segunda-feira, 20 de maio de 2013

Seminário - Ciências Climáticas: O Clima no Holoceno

Holocene Climate in SPEEDY-MICON MODEL: Reconstruction data


David Mendes

22/05/2013 (quarta-feira) às 15h00 no Auditório do DFTE-CCET-UFRN  
Although the climate of the Holocene (11,500 cal yr B.P. to the present) has sustained the growth and development of modern society, there is surprisingly little systematic knowledge about climate variability during this period. Many paleoclimate studies over the last decade have highlighted the extreme climate fluctuations of the last glacial interval. If we are to understand the background of natural variability underlying anthropogenic climate change, however, it is important to concentrate on climate of the more recent past.
This work describes the formulation and climatology of an atmospheric general circulation model (GCM) of intermediate complexity, based on a spectral primitive-equation dynamical core and a set of simplified physical parametrization schemes. The parametrization package has been specially designed to work in models with just a few vertical levels, and is based on the same physical principles adopted in the schemes of stateof- the art GCMs. The parametrized processes include large-scale condensation, convection, clouds, short-wave and long-wave radiation, surface fluxes and vertical diffusion. In the current configuration, the model (nicknamed SPEEDY, from Simplified Parametrizations, primitivE-Equation DYnamics’’) has five vertical levels and a spectral truncation at total wave number 62 (T62L8).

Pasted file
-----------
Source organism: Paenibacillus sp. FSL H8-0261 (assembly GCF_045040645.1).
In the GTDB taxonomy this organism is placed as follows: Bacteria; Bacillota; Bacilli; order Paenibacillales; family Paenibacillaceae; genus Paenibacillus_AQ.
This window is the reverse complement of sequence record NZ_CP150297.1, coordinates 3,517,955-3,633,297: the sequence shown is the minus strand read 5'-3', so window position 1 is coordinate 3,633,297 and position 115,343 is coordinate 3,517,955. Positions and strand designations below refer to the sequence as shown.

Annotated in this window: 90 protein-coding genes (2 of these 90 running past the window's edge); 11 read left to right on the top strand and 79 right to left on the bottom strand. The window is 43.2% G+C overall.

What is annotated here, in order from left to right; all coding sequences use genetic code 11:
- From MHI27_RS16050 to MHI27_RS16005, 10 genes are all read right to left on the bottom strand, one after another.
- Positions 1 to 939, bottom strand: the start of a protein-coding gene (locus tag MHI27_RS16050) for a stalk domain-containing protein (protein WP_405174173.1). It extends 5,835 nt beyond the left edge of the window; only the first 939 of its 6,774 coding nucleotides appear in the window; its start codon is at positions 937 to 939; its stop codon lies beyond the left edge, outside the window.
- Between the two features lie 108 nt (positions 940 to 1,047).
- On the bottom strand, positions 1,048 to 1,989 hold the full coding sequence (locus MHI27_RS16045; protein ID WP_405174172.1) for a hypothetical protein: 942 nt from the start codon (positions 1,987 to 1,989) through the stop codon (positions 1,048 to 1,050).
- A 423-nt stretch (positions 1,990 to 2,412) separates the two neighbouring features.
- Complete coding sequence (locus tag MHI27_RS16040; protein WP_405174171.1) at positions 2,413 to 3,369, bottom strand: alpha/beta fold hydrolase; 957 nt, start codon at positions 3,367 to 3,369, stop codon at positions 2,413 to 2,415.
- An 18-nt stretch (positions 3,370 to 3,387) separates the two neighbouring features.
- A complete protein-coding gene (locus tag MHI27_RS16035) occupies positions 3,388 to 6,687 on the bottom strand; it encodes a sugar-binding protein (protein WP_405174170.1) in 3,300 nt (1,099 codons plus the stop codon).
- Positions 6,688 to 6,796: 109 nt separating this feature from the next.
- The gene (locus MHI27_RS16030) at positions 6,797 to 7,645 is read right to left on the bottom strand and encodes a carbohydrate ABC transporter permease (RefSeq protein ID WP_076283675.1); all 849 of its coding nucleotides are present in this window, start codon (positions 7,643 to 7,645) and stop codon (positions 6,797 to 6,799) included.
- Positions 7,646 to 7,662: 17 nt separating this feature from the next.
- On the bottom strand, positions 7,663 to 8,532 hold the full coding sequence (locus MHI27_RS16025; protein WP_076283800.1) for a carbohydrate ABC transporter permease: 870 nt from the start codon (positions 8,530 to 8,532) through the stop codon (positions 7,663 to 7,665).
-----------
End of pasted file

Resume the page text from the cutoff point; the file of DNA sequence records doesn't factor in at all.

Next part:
Through simulation were made to the Holocene climate reconstructions in 39 atmospheric and oceanic variables.
To seek a more comprehensive view of natural climate variability during the present Holocene interglacial. We present in this paper a selection of globally distributed  climate proxy records. Examination of these records demonstrates that, although generally weaker in amplitude than the dramatic shifts of the last glacial cycle, Holocene climate variations have been larger and more frequent than is commonly recognized. Comparison of paleoclimate simulation with climate forcing suggests that changes in insolation related both to Earth’s orbital variations and to solar variability played a central role in the global scale changes in climate of the last 11,500 cal yr.
Influence occurs in climate?
1)     Climatic influence of the North Atlantic Ocillation (NAO) in the present climate and Holocene;
2)     Influence of Variability of the Equatorial Atlantic climate Tropical and sub​​-tropical;
3)     Dynamics of midlatitude;
4)     Arctic and Antarctic ice.
Through the multiparameter paleoclimate simulation assembled for this study, we make the case that Holocene climate has not been stable, but rather that it has been dynamic at scales significant to humans and ecosystems.  

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